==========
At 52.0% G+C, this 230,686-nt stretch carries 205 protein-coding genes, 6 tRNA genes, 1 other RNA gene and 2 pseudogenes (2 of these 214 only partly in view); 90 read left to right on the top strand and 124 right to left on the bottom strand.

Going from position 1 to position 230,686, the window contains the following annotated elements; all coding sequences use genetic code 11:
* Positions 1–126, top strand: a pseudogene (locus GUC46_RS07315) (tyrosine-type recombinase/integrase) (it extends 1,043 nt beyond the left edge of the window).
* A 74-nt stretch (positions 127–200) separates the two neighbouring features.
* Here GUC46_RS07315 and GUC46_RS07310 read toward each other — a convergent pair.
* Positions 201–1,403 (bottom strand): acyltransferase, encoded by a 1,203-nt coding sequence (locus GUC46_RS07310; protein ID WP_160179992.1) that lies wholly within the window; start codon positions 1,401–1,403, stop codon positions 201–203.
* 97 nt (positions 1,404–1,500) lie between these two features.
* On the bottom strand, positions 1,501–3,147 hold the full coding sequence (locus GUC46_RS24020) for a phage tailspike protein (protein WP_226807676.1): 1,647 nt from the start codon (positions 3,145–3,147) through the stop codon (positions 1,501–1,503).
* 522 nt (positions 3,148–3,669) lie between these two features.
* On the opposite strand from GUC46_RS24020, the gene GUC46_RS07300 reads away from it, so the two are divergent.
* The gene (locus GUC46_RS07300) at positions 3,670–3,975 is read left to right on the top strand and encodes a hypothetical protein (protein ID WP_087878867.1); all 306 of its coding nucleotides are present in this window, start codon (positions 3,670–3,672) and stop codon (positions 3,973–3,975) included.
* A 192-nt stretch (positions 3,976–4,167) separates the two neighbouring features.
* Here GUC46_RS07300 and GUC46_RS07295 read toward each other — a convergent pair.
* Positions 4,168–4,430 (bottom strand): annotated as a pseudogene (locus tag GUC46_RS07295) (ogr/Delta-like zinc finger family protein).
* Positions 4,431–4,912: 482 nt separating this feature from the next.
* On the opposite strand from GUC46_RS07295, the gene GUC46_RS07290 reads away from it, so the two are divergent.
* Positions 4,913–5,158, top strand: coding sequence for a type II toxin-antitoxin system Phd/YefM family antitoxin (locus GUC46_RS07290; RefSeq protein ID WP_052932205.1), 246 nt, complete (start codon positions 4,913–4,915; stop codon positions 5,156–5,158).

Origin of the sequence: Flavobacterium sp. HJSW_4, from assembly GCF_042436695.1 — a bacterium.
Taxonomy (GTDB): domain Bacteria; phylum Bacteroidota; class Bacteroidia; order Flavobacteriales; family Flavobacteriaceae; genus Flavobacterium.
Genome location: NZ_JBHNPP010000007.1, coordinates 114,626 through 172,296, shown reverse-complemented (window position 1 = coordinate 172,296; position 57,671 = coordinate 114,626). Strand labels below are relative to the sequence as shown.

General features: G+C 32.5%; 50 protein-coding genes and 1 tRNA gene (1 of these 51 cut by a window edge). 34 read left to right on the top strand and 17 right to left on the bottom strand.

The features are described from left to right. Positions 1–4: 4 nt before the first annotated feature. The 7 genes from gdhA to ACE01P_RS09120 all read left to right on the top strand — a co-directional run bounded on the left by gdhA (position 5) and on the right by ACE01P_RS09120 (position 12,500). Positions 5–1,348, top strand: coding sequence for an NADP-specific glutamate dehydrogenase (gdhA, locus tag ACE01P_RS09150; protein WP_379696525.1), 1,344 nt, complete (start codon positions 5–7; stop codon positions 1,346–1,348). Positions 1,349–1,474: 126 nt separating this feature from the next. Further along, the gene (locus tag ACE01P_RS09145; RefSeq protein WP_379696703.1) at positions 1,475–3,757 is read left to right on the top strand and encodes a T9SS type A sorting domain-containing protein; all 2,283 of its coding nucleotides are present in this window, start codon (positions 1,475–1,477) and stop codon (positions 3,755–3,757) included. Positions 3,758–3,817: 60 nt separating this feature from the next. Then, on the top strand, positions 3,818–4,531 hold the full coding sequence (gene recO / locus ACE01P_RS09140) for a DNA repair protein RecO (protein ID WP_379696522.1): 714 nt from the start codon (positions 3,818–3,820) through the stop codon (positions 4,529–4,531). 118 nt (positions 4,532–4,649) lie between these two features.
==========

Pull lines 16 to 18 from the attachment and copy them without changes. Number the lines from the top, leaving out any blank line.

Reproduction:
* On the opposite strand from GUC46_RS07295, the gene GUC46_RS07290 reads away from it, so the two are divergent.
* Positions 4,913–5,158, top strand: coding sequence for a type II toxin-antitoxin system Phd/YefM family antitoxin (locus GUC46_RS07290; RefSeq protein ID WP_052932205.1), 246 nt, complete (start codon positions 4,913–4,915; stop codon positions 5,156–5,158).

Origin of the sequence: Flavobacterium sp. HJSW_4, from assembly GCF_042436695.1 — a bacterium.